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Author Topic: Microdot to 1/8" adapters  (Read 1021 times)

Russell Ault

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Re: Microdot to 1/8" adapters
« Reply #10 on: May 21, 2021, 10:20:00 AM »

Although it might be the "Right Tool For The Job".........

I'm sure I've used the red 4099 on a saxophone before without issues (despite being 10 dB less sensitive, the Extreme SPL version only has ~6 dB more headroom); besides, for those prices, it might be cheaper to replace the wireless!

-Russ
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Helge A Bentsen

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Re: Microdot to 1/8" adapters
« Reply #11 on: May 21, 2021, 12:28:52 PM »

The 4099 loud SPL has SIGNIFICANT more headroom than the old 4099 high sens. New Core-preamp in the back of the capsule results in almost as much headroom as the old 4099 low sens.  So you can get away with more input on the lower SPL rated  4099  today than you used to be able to do.

I'd say that if the mic doesn't distort if you run it with a cable directly to the desk, it's not the mics fault. But I would test that first before I consider other options.


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Chris Hindle

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Re: Microdot to 1/8" adapters
« Reply #12 on: May 21, 2021, 12:33:03 PM »

I'm sure I've used the red 4099 on a saxophone before without issues (despite being 10 dB less sensitive, the Extreme SPL version only has ~6 dB more headroom); besides, for those prices, it might be cheaper to replace the wireless!

-Russ
Russ, you mentioned it up-thread. I'd be willing that the Phantom is not quite enough to supply what the mic needs.
Wouldn't that give a lot of "ugly" to the signal?
Chris.
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Ya, Whatever. Just throw a '57 on it, and get off my stage.

Justice C. Bigler

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Re: Microdot to 1/8" adapters
« Reply #13 on: May 21, 2021, 01:23:46 PM »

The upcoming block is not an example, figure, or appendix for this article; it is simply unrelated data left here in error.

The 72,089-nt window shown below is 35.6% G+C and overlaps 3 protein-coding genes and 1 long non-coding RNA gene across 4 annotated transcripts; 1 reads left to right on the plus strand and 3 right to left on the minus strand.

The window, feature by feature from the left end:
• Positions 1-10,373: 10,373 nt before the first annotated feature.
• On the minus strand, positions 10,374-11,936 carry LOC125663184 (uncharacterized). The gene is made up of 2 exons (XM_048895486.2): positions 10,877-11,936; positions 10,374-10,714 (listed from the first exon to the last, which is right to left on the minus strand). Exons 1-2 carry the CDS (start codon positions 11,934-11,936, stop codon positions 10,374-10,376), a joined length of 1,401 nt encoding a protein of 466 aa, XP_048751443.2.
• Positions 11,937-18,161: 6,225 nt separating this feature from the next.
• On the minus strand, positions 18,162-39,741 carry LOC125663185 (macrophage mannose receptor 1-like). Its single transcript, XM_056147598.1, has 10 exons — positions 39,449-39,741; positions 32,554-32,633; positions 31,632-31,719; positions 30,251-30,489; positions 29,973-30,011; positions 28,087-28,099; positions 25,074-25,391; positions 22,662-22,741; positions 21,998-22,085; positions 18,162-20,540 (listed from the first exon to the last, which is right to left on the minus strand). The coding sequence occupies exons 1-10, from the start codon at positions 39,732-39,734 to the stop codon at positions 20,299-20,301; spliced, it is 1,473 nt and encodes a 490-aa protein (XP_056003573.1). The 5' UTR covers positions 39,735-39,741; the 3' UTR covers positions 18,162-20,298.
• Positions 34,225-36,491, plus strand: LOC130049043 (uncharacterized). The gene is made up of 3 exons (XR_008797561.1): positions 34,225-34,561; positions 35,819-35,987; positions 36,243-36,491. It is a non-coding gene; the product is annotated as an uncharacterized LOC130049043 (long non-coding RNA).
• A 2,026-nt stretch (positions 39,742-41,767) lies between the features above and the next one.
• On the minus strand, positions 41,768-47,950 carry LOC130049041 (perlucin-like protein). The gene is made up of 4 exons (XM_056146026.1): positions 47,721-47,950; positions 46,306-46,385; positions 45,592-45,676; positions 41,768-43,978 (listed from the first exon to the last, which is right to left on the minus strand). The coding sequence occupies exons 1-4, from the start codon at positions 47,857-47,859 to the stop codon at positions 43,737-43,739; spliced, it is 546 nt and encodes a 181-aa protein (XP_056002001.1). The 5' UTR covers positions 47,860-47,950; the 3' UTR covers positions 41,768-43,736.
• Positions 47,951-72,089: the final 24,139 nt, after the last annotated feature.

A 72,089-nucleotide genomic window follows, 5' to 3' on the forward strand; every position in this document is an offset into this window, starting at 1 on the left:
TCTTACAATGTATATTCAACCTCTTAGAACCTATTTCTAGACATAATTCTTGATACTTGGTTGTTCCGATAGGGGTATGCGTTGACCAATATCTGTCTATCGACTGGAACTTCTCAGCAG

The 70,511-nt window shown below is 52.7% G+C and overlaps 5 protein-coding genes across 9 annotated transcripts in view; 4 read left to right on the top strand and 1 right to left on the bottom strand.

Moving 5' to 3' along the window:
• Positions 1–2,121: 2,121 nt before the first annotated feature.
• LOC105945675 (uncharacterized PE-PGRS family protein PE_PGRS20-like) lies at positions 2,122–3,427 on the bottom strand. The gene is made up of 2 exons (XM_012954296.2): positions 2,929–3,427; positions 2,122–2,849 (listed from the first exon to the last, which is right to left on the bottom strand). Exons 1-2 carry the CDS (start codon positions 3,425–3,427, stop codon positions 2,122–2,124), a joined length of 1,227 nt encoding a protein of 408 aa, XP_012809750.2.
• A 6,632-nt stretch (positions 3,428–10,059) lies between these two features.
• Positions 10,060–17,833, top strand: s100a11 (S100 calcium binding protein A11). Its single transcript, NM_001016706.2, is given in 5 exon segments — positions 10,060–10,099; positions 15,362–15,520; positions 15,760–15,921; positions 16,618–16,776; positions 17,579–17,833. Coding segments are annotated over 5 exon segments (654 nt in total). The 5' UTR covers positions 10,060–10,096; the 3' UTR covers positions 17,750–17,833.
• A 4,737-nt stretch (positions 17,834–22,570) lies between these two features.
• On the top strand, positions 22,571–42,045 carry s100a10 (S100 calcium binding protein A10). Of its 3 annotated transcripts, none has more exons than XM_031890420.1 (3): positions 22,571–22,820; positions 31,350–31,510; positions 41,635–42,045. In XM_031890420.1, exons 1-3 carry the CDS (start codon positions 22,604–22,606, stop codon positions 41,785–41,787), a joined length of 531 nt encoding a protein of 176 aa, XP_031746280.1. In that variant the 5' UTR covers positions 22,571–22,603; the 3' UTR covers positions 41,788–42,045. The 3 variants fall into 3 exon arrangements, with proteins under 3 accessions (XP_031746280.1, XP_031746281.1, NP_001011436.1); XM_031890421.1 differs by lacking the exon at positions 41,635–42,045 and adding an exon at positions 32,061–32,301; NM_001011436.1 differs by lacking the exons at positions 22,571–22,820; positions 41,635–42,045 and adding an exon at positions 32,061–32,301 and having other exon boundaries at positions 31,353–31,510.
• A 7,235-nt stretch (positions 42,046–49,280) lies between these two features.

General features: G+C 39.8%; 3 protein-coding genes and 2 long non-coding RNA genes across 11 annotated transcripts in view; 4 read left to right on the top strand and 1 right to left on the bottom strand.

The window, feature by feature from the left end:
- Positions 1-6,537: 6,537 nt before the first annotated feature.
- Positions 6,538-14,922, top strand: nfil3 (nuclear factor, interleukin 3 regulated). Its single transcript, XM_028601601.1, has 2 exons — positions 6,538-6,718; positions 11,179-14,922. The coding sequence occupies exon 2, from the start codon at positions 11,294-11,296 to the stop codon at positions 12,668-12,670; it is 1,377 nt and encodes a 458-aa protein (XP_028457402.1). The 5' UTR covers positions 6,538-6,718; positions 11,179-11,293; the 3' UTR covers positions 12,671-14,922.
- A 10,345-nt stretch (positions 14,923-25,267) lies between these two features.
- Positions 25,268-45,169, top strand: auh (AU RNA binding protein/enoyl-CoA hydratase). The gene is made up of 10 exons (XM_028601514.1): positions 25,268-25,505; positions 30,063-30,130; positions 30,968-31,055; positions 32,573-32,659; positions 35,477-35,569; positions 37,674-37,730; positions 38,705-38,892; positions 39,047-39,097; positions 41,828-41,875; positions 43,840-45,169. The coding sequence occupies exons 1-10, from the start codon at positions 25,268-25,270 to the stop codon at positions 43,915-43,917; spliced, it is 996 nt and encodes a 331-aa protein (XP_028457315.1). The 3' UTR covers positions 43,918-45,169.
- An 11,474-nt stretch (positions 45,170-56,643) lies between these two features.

I have the correct mic for my saxophone and the other applications that I use it for. Even at my loudest, and I can keep up with a Marshall half stack just by myself, I'm not much beyond 100db, playing right into the mic or db meter. I'm sure the issue is more that the Rode Wireless Go is built for speech and not instrument playing, and that I may need the DPA Microdot adapter rather than the Tentacle Sync version. There must be some kind of resistor or pad built into the DPA one.

When I started this experiment, I expected my saxophone to have a low output, because the Rode can't supply the require minimum 5v plug in power to the mic. So I expected it to be a lower output (which I can raise in post if I need to), rather than hotter: the gain set to -30db and the pad engaged still clips the preamp on the Go II transmitter. And I have to play at a pianissimo to get the level where I would want it and not clip. Obviously I can't play pianissimo all the time.
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Justice C. Bigler
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Scott Helmke

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Re: Microdot to 1/8" adapters
« Reply #14 on: May 21, 2021, 01:57:35 PM »

The microphone element itself uses very little power, but the actual voltage available will affect the headroom.  If you wanted to try something cheap, you could build a little circuit to run the 4099 from a 9v battery and pad the output down a little to match your wireless.